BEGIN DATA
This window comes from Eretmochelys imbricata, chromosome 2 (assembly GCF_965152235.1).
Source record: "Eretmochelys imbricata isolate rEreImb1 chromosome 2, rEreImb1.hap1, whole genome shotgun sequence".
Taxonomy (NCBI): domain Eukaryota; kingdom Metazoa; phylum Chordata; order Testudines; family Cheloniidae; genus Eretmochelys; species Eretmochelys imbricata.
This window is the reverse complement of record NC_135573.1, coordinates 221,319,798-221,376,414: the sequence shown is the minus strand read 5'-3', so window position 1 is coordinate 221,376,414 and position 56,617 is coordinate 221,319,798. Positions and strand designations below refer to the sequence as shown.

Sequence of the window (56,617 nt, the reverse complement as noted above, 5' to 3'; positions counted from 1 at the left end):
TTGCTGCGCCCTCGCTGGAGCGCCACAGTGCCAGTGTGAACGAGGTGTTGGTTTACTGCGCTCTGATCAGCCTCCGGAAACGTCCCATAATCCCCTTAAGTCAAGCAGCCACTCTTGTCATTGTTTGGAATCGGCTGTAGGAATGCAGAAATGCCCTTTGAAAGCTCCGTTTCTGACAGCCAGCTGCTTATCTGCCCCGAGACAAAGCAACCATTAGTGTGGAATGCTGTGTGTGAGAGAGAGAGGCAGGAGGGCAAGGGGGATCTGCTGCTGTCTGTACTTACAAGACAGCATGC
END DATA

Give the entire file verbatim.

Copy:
This window comes from Eretmochelys imbricata, chromosome 2 (assembly GCF_965152235.1).
Source record: "Eretmochelys imbricata isolate rEreImb1 chromosome 2, rEreImb1.hap1, whole genome shotgun sequence".
Taxonomy (NCBI): domain Eukaryota; kingdom Metazoa; phylum Chordata; order Testudines; family Cheloniidae; genus Eretmochelys; species Eretmochelys imbricata.
This window is the reverse complement of record NC_135573.1, coordinates 221,319,798-221,376,414: the sequence shown is the minus strand read 5'-3', so window position 1 is coordinate 221,376,414 and position 56,617 is coordinate 221,319,798. Positions and strand designations below refer to the sequence as shown.

Sequence of the window (56,617 nt, the reverse complement as noted above, 5' to 3'; positions counted from 1 at the left end):
TTGCTGCGCCCTCGCTGGAGCGCCACAGTGCCAGTGTGAACGAGGTGTTGGTTTACTGCGCTCTGATCAGCCTCCGGAAACGTCCCATAATCCCCTTAAGTCAAGCAGCCACTCTTGTCATTGTTTGGAATCGGCTGTAGGAATGCAGAAATGCCCTTTGAAAGCTCCGTTTCTGACAGCCAGCTGCTTATCTGCCCCGAGACAAAGCAACCATTAGTGTGGAATGCTGTGTGTGAGAGAGAGAGGCAGGAGGGCAAGGGGGATCTGCTGCTGTCTGTACTTACAAGACAGCATGC